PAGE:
A British judge on Wednesday ruled in favour of Boris Johnson's decision to suspend parliament in a move that will provide some respite for the beleaguered prime minister.
Judge Raymond Doherty at the Court of Session in Edinburgh, Scotland's highest court, rejected a legal challenge by Johnson's opponents -- one of three before the courts.
"This is political territory and decision-making, which cannot be measured by legal standards, but only by political judgements," Doherty said in his ruling.
"I do not accept the submission that the prorogation contravenes the rule of law," the judge said.
Joanna Cherry, an MP for the Scottish National Party (SNP), who was one of the people behind the challenge, said the judge had ruled that the court could not pronounce itself on the exercise of government's power to suspend parliament.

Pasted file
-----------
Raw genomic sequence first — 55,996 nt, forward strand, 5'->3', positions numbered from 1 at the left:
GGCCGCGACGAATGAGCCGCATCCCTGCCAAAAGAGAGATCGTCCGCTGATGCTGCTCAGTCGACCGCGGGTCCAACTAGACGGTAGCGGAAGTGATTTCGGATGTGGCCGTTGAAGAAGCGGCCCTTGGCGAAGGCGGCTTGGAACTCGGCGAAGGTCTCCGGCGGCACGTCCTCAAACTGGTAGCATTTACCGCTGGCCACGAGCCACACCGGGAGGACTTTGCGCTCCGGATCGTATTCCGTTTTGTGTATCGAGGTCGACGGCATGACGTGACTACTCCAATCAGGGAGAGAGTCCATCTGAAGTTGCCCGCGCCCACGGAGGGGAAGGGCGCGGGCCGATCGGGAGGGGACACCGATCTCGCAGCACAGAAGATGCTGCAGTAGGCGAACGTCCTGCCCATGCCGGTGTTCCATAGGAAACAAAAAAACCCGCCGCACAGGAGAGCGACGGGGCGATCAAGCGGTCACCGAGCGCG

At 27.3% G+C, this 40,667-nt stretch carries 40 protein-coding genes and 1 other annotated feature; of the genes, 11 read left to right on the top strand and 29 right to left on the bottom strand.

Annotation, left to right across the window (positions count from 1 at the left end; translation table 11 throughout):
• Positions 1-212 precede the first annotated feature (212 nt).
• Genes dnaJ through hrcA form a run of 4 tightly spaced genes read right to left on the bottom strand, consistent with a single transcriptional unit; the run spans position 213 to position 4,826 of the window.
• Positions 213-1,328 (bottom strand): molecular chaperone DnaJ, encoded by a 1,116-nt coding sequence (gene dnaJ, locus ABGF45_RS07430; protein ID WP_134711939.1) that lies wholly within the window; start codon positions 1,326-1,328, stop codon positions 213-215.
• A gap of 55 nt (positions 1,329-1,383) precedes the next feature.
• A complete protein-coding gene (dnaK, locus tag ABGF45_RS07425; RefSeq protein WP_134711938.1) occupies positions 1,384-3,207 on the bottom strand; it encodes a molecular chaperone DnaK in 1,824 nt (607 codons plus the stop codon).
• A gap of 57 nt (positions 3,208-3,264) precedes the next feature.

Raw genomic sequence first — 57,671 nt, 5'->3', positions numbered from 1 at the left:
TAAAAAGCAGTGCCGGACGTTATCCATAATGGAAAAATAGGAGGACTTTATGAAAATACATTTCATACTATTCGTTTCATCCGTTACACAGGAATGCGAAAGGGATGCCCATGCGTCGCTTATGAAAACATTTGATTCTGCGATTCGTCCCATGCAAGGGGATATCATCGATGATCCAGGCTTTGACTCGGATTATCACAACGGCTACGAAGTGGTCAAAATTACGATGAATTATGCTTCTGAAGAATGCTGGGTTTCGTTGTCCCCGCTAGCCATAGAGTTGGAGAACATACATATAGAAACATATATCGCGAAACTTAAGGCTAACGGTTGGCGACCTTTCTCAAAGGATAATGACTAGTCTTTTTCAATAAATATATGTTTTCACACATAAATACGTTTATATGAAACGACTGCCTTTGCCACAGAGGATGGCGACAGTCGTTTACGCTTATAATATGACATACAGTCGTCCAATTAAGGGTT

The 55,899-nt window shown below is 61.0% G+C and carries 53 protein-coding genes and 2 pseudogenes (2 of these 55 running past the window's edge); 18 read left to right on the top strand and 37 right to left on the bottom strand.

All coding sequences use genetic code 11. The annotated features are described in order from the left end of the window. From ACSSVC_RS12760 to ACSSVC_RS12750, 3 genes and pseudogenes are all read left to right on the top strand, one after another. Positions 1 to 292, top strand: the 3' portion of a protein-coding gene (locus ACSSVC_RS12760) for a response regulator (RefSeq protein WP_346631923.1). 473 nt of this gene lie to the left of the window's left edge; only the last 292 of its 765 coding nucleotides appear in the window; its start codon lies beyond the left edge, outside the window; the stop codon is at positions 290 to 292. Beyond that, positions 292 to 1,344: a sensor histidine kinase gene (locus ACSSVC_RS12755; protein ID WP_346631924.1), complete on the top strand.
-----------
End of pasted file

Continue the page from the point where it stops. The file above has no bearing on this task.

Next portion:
"Seems we have lost," she tweeted.
Lawyer Jolyon Maugham, who also supported the challenge, said: "The idea that if the PM suspends parliament the court can't get involved looses some ugly demons.
"If he can do it for 34 days why not 34 weeks or 34 months? Where does this political power end?" he wrote.
Johnson's decision last week to drastically reduce the number of days parliament can sit before the current date of Brexit on October 31 caused widespread outrage.
The decision was seen as a move to curb opposition attempts to block his Brexit strategy and bring down his government.
A separate legal challenge supported by former prime minister John Major is due to be heard in court in London on Thursday.
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